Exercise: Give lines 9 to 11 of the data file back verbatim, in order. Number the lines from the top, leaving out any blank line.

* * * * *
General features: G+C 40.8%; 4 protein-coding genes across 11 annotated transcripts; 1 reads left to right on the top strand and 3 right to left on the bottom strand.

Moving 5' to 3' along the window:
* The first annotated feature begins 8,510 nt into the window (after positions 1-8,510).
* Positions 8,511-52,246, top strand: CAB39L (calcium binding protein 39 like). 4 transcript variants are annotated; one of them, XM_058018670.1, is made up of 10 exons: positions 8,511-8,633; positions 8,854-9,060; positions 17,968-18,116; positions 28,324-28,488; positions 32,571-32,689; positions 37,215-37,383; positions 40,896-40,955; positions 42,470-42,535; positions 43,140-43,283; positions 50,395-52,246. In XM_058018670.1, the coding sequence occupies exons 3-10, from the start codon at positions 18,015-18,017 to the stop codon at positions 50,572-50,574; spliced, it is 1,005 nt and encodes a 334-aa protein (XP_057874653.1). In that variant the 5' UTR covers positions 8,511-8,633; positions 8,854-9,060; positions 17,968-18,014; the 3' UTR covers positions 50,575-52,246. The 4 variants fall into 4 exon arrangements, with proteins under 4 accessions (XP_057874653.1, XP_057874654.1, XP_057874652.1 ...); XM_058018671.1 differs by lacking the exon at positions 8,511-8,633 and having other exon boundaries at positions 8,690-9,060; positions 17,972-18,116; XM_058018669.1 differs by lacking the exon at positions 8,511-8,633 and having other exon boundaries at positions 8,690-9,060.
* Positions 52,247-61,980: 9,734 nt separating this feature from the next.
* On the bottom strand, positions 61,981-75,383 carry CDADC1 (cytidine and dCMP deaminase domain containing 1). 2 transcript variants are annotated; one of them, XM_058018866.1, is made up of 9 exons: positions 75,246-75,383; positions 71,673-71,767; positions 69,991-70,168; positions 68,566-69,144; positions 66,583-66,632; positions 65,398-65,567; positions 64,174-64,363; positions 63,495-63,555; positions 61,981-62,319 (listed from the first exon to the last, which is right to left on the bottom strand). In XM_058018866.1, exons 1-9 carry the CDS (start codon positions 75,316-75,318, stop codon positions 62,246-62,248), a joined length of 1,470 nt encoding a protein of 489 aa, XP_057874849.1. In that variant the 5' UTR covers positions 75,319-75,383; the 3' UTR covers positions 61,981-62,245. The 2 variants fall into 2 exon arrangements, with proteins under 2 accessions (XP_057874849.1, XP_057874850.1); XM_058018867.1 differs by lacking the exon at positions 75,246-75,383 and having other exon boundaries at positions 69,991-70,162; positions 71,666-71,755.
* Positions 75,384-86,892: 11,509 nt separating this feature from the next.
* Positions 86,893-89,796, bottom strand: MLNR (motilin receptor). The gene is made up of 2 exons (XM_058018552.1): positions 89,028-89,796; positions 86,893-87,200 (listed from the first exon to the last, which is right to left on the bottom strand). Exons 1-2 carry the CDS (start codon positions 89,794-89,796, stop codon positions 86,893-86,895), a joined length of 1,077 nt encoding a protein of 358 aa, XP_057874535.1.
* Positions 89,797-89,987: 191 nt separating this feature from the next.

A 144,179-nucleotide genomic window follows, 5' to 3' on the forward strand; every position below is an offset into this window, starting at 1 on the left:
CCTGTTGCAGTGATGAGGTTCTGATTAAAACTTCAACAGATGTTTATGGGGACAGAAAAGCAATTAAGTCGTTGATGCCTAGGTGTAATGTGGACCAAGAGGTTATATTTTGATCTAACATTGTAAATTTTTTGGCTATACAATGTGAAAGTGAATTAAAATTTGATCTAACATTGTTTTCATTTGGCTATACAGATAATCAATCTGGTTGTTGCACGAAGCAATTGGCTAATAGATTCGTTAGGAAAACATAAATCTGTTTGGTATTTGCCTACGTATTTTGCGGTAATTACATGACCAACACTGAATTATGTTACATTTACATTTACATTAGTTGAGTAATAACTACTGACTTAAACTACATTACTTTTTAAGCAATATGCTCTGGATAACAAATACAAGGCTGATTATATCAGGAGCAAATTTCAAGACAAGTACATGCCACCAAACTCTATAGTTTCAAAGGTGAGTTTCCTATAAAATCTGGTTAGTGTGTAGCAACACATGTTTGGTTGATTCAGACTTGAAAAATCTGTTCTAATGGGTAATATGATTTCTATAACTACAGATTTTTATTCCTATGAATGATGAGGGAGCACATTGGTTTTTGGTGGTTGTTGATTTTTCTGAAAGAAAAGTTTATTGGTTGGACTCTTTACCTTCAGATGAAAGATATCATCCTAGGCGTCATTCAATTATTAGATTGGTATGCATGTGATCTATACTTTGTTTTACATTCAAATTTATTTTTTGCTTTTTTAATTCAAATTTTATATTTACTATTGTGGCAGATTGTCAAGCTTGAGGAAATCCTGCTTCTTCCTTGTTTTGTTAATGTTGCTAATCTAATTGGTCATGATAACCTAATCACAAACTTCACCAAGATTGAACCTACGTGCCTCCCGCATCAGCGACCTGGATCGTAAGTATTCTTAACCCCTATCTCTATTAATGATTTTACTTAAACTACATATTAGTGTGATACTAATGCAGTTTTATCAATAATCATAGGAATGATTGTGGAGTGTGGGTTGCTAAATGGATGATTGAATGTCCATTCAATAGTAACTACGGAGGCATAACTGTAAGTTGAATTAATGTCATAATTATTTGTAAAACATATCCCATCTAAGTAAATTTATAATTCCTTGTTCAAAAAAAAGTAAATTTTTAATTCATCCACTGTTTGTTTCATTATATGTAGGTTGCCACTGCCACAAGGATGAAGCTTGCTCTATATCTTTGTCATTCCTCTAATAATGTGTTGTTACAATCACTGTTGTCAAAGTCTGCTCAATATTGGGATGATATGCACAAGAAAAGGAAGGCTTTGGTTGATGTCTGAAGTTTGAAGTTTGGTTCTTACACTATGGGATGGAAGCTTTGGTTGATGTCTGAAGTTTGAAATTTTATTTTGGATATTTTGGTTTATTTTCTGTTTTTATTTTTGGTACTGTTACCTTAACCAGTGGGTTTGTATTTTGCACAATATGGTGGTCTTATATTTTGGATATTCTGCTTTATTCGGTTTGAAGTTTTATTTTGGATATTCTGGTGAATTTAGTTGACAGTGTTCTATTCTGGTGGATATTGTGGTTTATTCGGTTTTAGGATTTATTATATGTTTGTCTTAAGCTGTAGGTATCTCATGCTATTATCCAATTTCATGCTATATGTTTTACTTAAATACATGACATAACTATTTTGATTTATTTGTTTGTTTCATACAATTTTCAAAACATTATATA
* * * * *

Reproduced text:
* Positions 89,797-89,987: 191 nt separating this feature from the next.

A 144,179-nucleotide genomic window follows, 5' to 3' on the forward strand; every position below is an offset into this window, starting at 1 on the left:
CCTGTTGCAGTGATGAGGTTCTGATTAAAACTTCAACAGATGTTTATGGGGACAGAAAAGCAATTAAGTCGTTGATGCCTAGGTGTAATGTGGACCAAGAGGTTATATTTTGATCTAACATTGTAAATTTTTTGGCTATACAATGTGAAAGTGAATTAAAATTTGATCTAACATTGTTTTCATTTGGCTATACAGATAATCAATCTGGTTGTTGCACGAAGCAATTGGCTAATAGATTCGTTAGGAAAACATAAATCTGTTTGGTATTTGCCTACGTATTTTGCGGTAATTACATGACCAACACTGAATTATGTTACATTTACATTTACATTAGTTGAGTAATAACTACTGACTTAAACTACATTACTTTTTAAGCAATATGCTCTGGATAACAAATACAAGGCTGATTATATCAGGAGCAAATTTCAAGACAAGTACATGCCACCAAACTCTATAGTTTCAAAGGTGAGTTTCCTATAAAATCTGGTTAGTGTGTAGCAACACATGTTTGGTTGATTCAGACTTGAAAAATCTGTTCTAATGGGTAATATGATTTCTATAACTACAGATTTTTATTCCTATGAATGATGAGGGAGCACATTGGTTTTTGGTGGTTGTTGATTTTTCTGAAAGAAAAGTTTATTGGTTGGACTCTTTACCTTCAGATGAAAGATATCATCCTAGGCGTCATTCAATTATTAGATTGGTATGCATGTGATCTATACTTTGTTTTACATTCAAATTTATTTTTTGCTTTTTTAATTCAAATTTTATATTTACTATTGTGGCAGATTGTCAAGCTTGAGGAAATCCTGCTTCTTCCTTGTTTTGTTAATGTTGCTAATCTAATTGGTCATGATAACCTAATCACAAACTTCACCAAGATTGAACCTACGTGCCTCCCGCATCAGCGACCTGGATCGTAAGTATTCTTAACCCCTATCTCTATTAATGATTTTACTTAAACTACATATTAGTGTGATACTAATGCAGTTTTATCAATAATCATAGGAATGATTGTGGAGTGTGGGTTGCTAAATGGATGATTGAATGTCCATTCAATAGTAACTACGGAGGCATAACTGTAAGTTGAATTAATGTCATAATTATTTGTAAAACATATCCCATCTAAGTAAATTTATAATTCCTTGTTCAAAAAAAAGTAAATTTTTAATTCATCCACTGTTTGTTTCATTATATGTAGGTTGCCACTGCCACAAGGATGAAGCTTGCTCTATATCTTTGTCATTCCTCTAATAATGTGTTGTTACAATCACTGTTGTCAAAGTCTGCTCAATATTGGGATGATATGCACAAGAAAAGGAAGGCTTTGGTTGATGTCTGAAGTTTGAAGTTTGGTTCTTACACTATGGGATGGAAGCTTTGGTTGATGTCTGAAGTTTGAAATTTTATTTTGGATATTTTGGTTTATTTTCTGTTTTTATTTTTGGTACTGTTACCTTAACCAGTGGGTTTGTATTTTGCACAATATGGTGGTCTTATATTTTGGATATTCTGCTTTATTCGGTTTGAAGTTTTATTTTGGATATTCTGGTGAATTTAGTTGACAGTGTTCTATTCTGGTGGATATTGTGGTTTATTCGGTTTTAGGATTTATTATATGTTTGTCTTAAGCTGTAGGTATCTCATGCTATTATCCAATTTCATGCTATATGTTTTACTTAAATACATGACATAACTATTTTGATTTATTTGTTTGTTTCATACAATTTTCAAAACATTATATA